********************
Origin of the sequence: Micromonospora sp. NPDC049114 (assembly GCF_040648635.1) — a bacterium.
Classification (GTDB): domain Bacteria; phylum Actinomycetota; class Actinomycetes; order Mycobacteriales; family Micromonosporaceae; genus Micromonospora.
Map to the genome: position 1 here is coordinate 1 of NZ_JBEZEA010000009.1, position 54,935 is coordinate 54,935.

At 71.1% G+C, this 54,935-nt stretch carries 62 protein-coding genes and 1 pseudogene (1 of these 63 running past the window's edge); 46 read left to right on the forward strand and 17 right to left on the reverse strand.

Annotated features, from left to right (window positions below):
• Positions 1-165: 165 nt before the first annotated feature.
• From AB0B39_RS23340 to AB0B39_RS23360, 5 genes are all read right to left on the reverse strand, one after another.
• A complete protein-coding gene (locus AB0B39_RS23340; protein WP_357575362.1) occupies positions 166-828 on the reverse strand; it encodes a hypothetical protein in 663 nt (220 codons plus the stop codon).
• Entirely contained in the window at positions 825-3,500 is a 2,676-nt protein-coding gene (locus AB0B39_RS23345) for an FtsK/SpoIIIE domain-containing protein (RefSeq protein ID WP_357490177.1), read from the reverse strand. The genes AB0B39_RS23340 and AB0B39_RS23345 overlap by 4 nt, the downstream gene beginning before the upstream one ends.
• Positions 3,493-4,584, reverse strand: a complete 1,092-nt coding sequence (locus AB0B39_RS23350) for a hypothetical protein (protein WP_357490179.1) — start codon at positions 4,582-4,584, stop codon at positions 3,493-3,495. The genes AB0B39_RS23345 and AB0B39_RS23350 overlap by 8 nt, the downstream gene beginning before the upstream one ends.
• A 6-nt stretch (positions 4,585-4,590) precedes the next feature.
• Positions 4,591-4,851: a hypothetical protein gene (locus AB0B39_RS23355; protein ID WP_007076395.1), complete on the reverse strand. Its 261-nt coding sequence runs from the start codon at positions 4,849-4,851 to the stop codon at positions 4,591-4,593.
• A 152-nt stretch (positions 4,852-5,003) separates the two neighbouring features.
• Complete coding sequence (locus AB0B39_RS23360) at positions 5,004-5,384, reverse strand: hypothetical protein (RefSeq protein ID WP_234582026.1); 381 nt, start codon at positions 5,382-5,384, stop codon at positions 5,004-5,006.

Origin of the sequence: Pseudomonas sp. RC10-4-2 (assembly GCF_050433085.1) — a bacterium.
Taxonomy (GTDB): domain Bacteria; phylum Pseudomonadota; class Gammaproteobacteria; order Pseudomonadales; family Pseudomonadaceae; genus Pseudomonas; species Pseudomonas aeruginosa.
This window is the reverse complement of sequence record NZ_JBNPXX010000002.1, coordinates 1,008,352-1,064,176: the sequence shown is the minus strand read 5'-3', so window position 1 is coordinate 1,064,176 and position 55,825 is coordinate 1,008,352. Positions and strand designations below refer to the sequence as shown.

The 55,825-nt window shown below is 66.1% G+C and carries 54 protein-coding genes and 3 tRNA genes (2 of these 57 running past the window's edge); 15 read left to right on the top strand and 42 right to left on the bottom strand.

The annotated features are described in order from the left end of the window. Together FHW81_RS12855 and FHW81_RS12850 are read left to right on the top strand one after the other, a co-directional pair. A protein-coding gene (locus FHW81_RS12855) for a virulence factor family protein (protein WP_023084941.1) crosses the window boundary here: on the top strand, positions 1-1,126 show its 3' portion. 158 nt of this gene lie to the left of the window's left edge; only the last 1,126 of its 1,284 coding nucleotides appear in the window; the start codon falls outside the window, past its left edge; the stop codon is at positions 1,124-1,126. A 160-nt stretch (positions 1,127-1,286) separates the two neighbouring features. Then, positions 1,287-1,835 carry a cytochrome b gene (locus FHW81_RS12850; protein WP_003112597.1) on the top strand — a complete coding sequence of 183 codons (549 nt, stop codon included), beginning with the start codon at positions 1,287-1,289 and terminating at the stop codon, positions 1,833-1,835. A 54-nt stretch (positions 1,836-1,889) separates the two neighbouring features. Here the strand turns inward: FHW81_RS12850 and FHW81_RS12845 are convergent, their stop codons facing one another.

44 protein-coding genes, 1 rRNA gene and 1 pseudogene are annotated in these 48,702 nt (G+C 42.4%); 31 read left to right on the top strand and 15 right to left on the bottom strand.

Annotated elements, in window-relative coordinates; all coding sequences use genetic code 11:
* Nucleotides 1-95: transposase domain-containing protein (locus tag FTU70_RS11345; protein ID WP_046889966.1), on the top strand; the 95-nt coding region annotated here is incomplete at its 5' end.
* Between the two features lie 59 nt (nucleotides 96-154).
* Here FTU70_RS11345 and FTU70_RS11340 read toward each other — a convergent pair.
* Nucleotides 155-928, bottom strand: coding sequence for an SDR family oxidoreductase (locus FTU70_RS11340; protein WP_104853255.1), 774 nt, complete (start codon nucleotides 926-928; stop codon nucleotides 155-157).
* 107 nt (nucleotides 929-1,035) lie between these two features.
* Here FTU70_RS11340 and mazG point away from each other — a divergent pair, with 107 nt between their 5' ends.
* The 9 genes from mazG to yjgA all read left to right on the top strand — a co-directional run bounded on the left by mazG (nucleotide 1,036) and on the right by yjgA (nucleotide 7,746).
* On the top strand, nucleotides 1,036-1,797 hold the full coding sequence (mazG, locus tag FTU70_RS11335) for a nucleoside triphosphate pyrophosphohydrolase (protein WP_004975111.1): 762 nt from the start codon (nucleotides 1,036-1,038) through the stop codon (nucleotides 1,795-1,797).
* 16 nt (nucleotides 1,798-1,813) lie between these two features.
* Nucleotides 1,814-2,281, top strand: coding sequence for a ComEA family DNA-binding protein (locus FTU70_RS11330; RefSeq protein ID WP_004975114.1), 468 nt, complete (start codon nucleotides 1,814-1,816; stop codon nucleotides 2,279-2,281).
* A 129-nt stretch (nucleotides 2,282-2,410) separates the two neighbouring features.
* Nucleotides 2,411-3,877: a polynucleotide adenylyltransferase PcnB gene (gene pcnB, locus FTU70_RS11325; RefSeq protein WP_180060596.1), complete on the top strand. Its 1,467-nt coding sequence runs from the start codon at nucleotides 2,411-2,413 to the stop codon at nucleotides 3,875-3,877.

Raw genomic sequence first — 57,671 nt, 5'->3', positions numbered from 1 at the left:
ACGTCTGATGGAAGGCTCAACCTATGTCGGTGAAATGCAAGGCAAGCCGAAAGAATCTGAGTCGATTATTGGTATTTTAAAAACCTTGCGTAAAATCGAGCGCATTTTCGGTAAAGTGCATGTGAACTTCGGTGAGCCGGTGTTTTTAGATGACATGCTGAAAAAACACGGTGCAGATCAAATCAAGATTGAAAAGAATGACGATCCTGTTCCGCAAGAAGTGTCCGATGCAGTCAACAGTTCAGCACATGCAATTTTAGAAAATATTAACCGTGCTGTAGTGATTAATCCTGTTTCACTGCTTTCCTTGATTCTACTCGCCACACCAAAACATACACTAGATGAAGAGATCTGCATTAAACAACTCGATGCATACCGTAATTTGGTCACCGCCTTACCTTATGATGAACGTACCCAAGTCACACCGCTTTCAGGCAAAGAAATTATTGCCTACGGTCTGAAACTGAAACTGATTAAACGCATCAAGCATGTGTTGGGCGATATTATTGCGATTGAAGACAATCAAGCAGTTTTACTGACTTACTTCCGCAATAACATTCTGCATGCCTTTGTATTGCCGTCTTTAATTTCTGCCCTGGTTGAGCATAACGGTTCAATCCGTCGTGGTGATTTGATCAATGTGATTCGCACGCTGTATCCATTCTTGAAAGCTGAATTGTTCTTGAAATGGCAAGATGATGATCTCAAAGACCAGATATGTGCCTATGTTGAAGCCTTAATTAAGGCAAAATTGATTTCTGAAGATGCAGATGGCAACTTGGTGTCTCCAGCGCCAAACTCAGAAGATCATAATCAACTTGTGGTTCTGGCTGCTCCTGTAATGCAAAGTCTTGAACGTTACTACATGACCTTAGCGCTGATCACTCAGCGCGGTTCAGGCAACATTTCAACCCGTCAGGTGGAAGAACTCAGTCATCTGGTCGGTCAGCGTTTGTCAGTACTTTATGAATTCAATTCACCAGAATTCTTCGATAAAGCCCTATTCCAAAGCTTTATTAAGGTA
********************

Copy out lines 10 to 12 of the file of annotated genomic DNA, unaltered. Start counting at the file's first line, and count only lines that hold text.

• Positions 3,493-4,584, reverse strand: a complete 1,092-nt coding sequence (locus AB0B39_RS23350) for a hypothetical protein (protein WP_357490179.1) — start codon at positions 4,582-4,584, stop codon at positions 3,493-3,495. The genes AB0B39_RS23345 and AB0B39_RS23350 overlap by 8 nt, the downstream gene beginning before the upstream one ends.
• A 6-nt stretch (positions 4,585-4,590) precedes the next feature.
• Positions 4,591-4,851: a hypothetical protein gene (locus AB0B39_RS23355; protein ID WP_007076395.1), complete on the reverse strand. Its 261-nt coding sequence runs from the start codon at positions 4,849-4,851 to the stop codon at positions 4,591-4,593.